Banking sector reform in Turkey had been adopted in 2001 to combat the on going financial crisis. The Turkish government took several measures to strengthen the banking system of the country. The reform plans had been collaboratively made by the State Bank and Turkey’s Banking Regulation and Supervision Agency.
Privatization: The Turkish government started to privatize the State Banks. The Emlak Bank’s license had been captured by the government and its banking liabilities and assets were transferred to the Ziraat bank. The government introduced a monitoring process to keep track of the state banks’ liquidity, profit and loss and margins of the rate of interest. The Turkish government appointed some advisors from outside the country to look after the state banks’ operational restructuring. Moreover, to enhance that restructuring an omnibus banking law had been introduced.
Restructuring the Savings Deposit Insurance Fund Banks: In Turkey, nine banks were there under the Savings Deposit Insurance Fund Banks'(SDIF) management. The first transition bank had been formed by bringing together five SDIF banks like, Bank Kapital, Egebank, Ulusal Bank, Yasar Bank and Yurt Bank, into Sumer Bank. Later, the equity of the Sumer Bank had been transferred to the Oyak Group. Moreover, other three SDIF banks, namely, Interbank, Etibank and Esbank had been grouped into another transition bank which was under the Eti Bank. The SDIF’s collection department was made operational fully by the government and more than seventy employees had been appointed. The government introduced some methods, like deposit transfer and usage of voluntary liquidation, for easing the liquidation processes.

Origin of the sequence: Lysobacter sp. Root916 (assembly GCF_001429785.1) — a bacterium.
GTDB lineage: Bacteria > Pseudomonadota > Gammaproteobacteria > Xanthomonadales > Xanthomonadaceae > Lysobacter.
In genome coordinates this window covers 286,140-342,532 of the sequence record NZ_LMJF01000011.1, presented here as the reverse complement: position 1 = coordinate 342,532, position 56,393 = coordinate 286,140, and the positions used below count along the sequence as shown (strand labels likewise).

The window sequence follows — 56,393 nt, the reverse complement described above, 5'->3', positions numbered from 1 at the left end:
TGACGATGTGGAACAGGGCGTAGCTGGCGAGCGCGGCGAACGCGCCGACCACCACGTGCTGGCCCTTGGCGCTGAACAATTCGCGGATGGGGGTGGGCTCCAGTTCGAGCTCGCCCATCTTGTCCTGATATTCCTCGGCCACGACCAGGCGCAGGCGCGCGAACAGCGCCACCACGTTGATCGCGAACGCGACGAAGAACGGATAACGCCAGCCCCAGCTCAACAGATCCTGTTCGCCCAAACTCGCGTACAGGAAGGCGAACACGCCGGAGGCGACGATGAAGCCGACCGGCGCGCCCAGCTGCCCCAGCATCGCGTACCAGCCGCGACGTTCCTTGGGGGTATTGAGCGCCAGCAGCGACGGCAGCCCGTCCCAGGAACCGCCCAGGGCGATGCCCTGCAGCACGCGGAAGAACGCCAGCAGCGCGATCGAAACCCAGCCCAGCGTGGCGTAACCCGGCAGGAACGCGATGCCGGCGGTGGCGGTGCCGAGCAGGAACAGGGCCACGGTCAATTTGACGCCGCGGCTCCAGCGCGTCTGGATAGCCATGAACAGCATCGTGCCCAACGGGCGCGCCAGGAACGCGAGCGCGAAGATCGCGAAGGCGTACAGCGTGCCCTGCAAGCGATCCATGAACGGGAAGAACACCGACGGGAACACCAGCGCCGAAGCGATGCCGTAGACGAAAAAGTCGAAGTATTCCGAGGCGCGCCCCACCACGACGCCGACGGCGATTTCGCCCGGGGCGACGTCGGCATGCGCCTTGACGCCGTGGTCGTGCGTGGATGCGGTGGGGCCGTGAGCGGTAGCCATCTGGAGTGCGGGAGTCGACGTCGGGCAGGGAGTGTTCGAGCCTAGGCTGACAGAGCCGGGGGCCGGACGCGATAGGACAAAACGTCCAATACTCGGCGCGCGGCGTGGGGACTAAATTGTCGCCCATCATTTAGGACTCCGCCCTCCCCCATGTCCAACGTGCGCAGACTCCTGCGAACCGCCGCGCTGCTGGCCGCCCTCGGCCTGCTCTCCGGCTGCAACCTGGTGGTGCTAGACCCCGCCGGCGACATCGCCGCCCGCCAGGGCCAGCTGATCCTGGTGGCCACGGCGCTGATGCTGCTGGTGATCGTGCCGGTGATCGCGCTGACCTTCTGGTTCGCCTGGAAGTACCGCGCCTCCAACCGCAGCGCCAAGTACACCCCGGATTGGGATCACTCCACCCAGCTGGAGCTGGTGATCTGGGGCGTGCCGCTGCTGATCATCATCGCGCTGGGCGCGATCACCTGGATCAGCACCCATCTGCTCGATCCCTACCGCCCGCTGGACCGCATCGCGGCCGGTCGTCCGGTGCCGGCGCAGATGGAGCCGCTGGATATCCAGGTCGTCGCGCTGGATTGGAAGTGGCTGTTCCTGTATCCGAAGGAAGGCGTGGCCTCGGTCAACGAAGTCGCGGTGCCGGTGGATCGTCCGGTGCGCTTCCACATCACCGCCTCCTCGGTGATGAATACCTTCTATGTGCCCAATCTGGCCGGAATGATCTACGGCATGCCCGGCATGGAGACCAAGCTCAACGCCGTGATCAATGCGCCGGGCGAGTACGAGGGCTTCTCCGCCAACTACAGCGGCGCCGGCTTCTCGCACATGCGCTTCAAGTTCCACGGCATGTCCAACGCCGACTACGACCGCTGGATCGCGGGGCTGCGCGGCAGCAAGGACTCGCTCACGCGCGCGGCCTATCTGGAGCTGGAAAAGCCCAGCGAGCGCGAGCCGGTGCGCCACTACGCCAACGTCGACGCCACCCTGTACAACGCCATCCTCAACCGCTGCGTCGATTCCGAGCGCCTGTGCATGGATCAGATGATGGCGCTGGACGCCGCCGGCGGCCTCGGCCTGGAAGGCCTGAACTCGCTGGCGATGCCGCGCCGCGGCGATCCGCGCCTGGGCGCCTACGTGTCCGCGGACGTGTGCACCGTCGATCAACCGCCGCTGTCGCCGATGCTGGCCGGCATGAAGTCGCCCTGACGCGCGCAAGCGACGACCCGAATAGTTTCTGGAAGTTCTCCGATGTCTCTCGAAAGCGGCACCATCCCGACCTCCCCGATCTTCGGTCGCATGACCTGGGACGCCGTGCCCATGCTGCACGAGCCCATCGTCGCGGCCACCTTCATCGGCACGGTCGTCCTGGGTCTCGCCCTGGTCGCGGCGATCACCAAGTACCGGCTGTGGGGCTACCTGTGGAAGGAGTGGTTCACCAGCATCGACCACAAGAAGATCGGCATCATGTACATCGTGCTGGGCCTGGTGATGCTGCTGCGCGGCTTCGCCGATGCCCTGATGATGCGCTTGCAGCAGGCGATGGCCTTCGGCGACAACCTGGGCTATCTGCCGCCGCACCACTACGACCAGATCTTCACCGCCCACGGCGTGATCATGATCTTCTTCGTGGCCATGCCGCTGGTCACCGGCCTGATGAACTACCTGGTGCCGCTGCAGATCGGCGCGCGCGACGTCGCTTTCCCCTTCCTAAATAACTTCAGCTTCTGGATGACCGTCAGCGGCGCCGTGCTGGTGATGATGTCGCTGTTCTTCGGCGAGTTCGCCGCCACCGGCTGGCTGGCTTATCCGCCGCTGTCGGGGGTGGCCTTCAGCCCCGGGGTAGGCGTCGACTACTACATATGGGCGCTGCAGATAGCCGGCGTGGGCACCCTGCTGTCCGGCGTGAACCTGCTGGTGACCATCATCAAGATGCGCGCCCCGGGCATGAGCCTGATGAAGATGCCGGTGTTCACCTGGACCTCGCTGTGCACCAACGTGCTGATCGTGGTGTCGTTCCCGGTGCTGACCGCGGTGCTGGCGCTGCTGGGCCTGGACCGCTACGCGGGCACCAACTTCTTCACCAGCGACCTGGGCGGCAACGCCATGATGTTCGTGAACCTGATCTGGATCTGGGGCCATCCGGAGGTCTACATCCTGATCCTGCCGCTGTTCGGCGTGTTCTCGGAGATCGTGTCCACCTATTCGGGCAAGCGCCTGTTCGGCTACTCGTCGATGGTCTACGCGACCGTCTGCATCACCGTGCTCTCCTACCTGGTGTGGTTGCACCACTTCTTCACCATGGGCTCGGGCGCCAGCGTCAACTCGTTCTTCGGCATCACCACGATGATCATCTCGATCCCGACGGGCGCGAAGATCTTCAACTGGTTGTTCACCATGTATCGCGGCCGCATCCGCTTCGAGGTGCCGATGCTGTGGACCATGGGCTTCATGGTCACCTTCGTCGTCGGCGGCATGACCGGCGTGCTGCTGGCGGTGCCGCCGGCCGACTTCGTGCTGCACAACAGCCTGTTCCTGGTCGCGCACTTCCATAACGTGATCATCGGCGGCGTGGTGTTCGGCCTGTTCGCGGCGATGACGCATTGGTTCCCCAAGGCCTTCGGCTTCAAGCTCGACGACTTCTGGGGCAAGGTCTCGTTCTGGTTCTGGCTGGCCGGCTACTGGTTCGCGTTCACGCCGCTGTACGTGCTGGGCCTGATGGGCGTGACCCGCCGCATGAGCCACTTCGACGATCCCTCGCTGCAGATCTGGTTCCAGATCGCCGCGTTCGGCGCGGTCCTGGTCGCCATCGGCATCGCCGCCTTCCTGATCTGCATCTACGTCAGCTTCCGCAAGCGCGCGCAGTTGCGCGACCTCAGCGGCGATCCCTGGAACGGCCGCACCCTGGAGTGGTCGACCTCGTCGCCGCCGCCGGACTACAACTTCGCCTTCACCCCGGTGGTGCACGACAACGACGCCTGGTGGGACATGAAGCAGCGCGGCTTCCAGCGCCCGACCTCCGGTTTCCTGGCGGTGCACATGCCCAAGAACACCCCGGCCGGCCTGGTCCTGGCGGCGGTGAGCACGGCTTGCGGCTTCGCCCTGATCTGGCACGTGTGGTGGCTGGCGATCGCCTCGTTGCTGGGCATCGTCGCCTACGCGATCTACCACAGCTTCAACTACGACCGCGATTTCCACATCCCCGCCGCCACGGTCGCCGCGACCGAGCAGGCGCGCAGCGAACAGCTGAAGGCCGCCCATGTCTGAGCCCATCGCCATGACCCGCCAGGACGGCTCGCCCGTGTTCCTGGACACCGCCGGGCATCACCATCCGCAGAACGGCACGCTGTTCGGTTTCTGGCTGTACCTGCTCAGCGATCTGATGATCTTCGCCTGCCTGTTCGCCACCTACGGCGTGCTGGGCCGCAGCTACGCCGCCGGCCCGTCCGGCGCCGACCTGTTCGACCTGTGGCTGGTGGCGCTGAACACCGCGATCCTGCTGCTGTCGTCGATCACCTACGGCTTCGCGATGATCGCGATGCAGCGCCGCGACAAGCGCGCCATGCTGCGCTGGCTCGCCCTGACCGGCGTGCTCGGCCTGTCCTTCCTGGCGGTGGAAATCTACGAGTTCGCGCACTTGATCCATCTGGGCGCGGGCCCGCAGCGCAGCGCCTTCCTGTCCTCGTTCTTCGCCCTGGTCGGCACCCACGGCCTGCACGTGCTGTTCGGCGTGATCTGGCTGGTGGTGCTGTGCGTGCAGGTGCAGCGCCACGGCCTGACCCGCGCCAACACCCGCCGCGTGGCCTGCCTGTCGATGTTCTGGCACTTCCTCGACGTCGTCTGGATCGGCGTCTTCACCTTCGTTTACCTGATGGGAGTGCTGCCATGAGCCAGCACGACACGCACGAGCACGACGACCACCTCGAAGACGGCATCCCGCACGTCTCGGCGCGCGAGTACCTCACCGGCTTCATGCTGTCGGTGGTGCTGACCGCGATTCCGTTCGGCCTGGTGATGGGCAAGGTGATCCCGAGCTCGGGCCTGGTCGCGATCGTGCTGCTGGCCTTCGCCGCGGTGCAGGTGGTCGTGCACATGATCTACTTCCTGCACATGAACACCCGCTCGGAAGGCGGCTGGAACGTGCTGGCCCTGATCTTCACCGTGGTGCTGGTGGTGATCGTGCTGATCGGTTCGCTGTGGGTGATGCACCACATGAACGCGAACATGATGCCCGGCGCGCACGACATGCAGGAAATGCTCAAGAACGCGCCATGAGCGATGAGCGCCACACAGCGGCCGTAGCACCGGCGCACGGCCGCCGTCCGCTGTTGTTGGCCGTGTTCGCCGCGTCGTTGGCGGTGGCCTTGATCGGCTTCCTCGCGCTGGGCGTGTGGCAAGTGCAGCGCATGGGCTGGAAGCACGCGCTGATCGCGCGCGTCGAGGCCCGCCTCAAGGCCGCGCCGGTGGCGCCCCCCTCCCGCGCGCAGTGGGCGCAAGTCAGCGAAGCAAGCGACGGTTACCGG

Private Banking: The Turkish government started to form an efficient private banking sector. So, the financially weak banks were identified and the government made some plans to increase the capital of those banks. This recapitalization plan would be applicable for five banks, namely, Bayindir Bank, Milli Aydin Bank, EGS Bank, Site Bank and Kent Bank. The government had canceled the license of the Okan Investment Bank and Atlas Investment Bank. To minimize the cost for financial intermediation some reform measures had been taken. The government also started to lengthen savings deposit maturity. A differential withholding tax had been introduced at a low rate. The Cuban Central Bank would pay the market interests and the tax on government bond income will be been exempted to encourage the householders for holding the treasury bills.
Last Updated on : 26th June 2013